• My new 5 Star Raw Spa Book will totally SOLVE your problem! Not trying to “sell” but just recommending my new no nut recipes, and no dehydrating, so it makes raw fun, easy, exciting again! No nuts is important if you are trying to lose weight…check it out and see what you think click on the new cover: http://www.RawInTen.com hope that helps! Stay away from the nut and avocado or olive recipes if you want to lose weight.

  • We have a great library system where I live. You can make a list of books you want to borrow online and they email you when they arrive. When i went raw I made a huge list of raw recipe books, so now every couple weeks I get a new un-cook book. When you look at the fancy pictures, you want to try new recipes – which is exciting. Then you can tweak them and make them better! (not boring at all). I got the book Caleb mentioned and there are some rad things in there (try the stuffing recipe!). That totally won’t make you think “a nut is a nut” I recently got “Raw food Real World” – fancy, fancy stuff! You can make your food way more interesting, you just have to take the time and be into it. What’s cool about cookbooks too is that they always have a little section about why they are raw in the start of the book – it’s like an affirmation as to why you are raw.

    I stay excited about raw by coming to this site, too! I actually don’t go to other sites anymore because this one is way cool. It’s like a cookbook itself with the recipe section. Everyday people are coming up with awesome new recipes (little surprises when you come to the site), followed by comments of other people getting excited or making suggestions. I ramble….anyhow – there are tons of ways to get excited on raw so stick at it!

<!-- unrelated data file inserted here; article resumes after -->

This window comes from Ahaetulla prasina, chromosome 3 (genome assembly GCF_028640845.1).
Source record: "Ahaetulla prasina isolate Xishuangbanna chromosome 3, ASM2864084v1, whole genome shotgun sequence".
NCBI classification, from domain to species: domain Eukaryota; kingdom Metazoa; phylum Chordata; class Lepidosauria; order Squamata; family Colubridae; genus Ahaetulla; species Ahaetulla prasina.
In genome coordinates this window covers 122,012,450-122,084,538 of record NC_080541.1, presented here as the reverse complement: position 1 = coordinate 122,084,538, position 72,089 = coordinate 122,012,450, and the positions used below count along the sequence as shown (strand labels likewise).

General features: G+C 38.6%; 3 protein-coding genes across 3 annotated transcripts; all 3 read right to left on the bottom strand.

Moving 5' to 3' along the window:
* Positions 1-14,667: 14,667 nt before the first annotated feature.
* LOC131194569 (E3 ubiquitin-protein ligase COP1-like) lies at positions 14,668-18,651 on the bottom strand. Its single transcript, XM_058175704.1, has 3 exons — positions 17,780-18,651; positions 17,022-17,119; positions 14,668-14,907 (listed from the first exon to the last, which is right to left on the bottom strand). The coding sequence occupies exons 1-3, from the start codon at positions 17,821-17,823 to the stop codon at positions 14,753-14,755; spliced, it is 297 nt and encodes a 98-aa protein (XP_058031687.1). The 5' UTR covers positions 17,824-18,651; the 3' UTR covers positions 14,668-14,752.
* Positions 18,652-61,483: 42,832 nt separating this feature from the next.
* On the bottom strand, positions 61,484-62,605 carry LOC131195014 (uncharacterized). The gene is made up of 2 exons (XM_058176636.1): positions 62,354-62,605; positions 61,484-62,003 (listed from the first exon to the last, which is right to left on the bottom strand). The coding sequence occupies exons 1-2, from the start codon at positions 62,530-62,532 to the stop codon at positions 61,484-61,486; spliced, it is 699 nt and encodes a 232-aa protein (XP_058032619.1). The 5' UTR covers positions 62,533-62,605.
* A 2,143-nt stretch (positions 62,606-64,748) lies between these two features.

• Don’t be discouraged, you’re doing well, making the effort to eat raw. Just keep trying new recipes to keep it interesting. Make something special now and again that takes a bit longer to make, raw cakes are great for sustaining one through the day.

    www.rawlifestyle.co.uk

  • Hi smiller – sorry to read that you are bored with raw food.

    Can you share what you used to eat and what you are now eating/creating that is getting so boring?

    On the SAD diet there is usually only a handful of foods that people eat, only mixed up and prepared in different ways – meat, bread, potatoes, dairy, fat, sugar, rice, corn and maybe a few others.

    On raw you have a pretty unlimited amount of choices from the fruit and vegetable family alone. We are talking hundreds of varieties here. Then if you go into the nut and seed families there are so many more choices.

    So, if you eat very basically, you’ll get a ton of variety – for instance, a meal of pineapples and grapes, then a banana smoothie or ice cream. For salads use one type of green each time (romaine or baby greens, butter lettuce, green or red leaf, even iceberg) and only add 2-3 extras in (peppers & mushrooms, tomatoes & onions & hemp seeds; avocado & cucumber – get the idea?) so each time you get a completely different salad.